NEW DELHI/MUMBAI (Reuters) - India’s trade ministry has recommended raising the tax on refined palm oil imports from Malaysia to 50% from 45% to curb cheaper purchases of the commodity, a government document said.
The ministry has recommended raising the import tax for six months, said the document seen by Reuters.
India, the world’s biggest edible oil importer, currently imposes a 40% import tax on crude palm oil (CPO) and 50% on refined palm oils. But shipments of refined palm oils from Malaysia have since January been taxed at 45%, under an agreement with Malaysia.
The change in duty structure reduced the effective duty difference between CPO and refined palm oil for Indian refiners to 5.5 percent from 11 percent for shipments from Malaysia, making overseas buying of refined palm more lucrative than CPO.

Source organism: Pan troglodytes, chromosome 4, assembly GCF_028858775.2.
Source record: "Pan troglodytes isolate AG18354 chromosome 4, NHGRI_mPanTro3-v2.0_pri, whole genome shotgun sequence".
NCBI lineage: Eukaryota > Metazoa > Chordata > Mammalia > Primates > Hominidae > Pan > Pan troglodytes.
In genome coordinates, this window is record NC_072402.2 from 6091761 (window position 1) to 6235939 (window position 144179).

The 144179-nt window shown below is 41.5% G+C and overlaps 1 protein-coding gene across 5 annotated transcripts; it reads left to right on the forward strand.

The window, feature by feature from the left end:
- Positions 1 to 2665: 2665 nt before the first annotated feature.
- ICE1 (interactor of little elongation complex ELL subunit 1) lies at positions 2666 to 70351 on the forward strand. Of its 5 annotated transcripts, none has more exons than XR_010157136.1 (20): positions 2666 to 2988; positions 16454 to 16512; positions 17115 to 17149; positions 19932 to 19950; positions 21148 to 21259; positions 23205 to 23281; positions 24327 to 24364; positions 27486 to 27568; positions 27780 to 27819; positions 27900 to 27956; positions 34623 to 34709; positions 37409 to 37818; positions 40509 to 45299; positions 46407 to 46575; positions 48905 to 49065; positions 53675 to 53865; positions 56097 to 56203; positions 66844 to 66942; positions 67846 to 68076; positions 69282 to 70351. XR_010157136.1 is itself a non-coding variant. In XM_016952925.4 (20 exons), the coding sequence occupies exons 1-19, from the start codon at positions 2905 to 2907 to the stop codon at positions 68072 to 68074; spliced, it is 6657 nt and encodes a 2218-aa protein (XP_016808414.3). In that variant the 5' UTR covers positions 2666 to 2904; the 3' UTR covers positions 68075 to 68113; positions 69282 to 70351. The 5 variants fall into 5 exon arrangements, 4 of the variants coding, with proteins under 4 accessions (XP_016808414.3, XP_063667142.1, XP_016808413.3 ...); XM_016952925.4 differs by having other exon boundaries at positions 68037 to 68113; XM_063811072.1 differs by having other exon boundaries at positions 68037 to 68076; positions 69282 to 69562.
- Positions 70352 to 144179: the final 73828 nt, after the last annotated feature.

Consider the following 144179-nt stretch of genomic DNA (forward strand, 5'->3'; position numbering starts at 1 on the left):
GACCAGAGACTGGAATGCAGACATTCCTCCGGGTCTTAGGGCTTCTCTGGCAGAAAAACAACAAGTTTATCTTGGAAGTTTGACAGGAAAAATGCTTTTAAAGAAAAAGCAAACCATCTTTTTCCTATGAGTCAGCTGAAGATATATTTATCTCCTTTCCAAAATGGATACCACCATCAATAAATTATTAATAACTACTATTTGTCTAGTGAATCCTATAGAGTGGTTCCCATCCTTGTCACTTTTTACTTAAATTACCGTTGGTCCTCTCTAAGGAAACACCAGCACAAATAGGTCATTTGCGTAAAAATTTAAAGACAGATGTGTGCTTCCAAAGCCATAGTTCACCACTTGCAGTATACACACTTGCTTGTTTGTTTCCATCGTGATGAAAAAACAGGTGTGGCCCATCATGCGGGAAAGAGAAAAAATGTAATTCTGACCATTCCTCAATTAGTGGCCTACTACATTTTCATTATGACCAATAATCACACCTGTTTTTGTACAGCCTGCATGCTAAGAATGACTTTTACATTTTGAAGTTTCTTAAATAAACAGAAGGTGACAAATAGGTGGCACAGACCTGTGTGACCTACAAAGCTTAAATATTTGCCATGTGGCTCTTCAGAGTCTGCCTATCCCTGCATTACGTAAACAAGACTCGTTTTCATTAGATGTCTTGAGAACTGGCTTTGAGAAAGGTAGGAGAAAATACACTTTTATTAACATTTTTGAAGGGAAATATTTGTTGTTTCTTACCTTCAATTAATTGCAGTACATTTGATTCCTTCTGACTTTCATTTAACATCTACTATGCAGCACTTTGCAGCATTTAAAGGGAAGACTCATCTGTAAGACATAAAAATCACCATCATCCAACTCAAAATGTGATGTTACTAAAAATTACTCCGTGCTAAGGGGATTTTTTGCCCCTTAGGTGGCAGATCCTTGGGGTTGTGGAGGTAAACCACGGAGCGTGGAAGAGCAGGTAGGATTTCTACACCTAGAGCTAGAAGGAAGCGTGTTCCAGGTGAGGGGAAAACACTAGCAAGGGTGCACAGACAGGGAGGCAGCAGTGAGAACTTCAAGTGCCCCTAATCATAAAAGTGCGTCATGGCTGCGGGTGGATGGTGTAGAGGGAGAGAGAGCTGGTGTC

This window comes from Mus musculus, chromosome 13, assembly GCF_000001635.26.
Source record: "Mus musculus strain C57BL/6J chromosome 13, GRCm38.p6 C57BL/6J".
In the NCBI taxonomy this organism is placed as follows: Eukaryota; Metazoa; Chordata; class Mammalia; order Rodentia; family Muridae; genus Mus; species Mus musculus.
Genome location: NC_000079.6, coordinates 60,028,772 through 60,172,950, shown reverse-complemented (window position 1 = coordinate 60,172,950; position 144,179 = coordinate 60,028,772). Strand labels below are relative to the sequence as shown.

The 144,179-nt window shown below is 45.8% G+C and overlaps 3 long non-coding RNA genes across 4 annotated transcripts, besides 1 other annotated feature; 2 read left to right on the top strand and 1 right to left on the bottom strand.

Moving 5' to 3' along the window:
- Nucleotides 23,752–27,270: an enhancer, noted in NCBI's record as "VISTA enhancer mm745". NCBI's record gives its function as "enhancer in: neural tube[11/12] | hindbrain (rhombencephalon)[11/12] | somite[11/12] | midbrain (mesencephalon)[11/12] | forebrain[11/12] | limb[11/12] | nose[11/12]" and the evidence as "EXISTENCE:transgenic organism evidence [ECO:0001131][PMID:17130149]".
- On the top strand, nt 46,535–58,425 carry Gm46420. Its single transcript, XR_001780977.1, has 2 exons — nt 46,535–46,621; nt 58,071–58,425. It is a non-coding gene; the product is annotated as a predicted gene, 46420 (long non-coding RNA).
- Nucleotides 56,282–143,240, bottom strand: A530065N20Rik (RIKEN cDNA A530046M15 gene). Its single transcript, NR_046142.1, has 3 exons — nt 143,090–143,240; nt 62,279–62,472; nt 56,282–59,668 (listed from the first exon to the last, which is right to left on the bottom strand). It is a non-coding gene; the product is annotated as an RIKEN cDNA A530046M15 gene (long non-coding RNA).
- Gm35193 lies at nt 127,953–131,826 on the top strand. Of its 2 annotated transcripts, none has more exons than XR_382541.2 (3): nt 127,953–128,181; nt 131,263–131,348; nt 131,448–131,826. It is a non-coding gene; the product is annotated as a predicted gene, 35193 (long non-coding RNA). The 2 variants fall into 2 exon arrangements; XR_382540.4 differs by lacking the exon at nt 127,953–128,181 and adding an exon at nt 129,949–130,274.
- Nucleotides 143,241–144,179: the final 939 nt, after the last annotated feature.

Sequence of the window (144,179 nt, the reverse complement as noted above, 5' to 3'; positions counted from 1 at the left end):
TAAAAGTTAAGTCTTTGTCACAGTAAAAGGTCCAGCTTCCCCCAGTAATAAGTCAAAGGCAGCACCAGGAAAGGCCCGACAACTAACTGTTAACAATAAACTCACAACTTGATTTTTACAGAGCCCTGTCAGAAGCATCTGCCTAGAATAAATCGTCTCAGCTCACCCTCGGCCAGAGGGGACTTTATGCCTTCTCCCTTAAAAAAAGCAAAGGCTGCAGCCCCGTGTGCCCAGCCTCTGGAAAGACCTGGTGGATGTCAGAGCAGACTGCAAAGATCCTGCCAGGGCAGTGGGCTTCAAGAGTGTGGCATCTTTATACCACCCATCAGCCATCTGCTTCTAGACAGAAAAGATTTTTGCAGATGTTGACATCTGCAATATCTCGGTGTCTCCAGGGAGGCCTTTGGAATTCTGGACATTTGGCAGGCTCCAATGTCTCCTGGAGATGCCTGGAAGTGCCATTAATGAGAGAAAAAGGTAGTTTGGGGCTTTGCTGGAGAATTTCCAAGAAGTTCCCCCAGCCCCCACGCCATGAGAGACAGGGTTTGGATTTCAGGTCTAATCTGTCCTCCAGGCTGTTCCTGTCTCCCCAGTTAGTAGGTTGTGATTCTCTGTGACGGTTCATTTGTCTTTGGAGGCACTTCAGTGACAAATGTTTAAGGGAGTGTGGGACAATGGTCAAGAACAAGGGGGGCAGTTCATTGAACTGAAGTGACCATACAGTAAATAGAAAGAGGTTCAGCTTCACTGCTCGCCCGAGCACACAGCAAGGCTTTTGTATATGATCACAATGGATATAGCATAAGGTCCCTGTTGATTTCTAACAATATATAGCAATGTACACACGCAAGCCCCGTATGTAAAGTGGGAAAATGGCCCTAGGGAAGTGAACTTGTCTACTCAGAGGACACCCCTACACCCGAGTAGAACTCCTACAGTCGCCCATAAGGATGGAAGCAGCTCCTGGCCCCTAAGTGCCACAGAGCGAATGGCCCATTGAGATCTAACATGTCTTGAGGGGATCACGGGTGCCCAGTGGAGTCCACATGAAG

That led to a 727% surge in Malaysia’s refined palm exports to India in the first half of 2019 to 1.57 million tonnes compared with the same period a year before, according to data compiled by the Malaysian Palm Oil Board (MPOB).
Rising shipments of refined palm oil have hit local refiners, said Mumbai-based trade body the Solvent Extractors’ Association of India (SEA), which has filed an application with the Directorate General of Trade Remedies (DGTR) for an investigation.
The DGTR, trade ministry’s investigative arm, in its preliminary findings accepted SEA’s contention that imports of refined palm oil from Malaysia “have caused serious injury and are threatening to cause serious injury to domestic producers.”
“We are hopeful that the Finance Ministry will soon issue a notification to implement the DGTR’s recommendations,” B.V. Mehta, executive director of the SEA, told Reuters.
The duty hike will reduce cheaper imports of refined palm oil and also provide level-playing field to Indonesia, which was losing share in Indian market, Mehta said.
India imports palm oil mainly from Indonesia and Malaysia.
Separately, government sources on Friday said India planned to impose an extra 5% tax on vegetable oil imports within weeks and use the revenue to help boost the country’s stagnating oilseed production.
Reporting by Neha Dasgupta and Rajendra Jadhav; Editing by Subhranshu Sahu and David Evans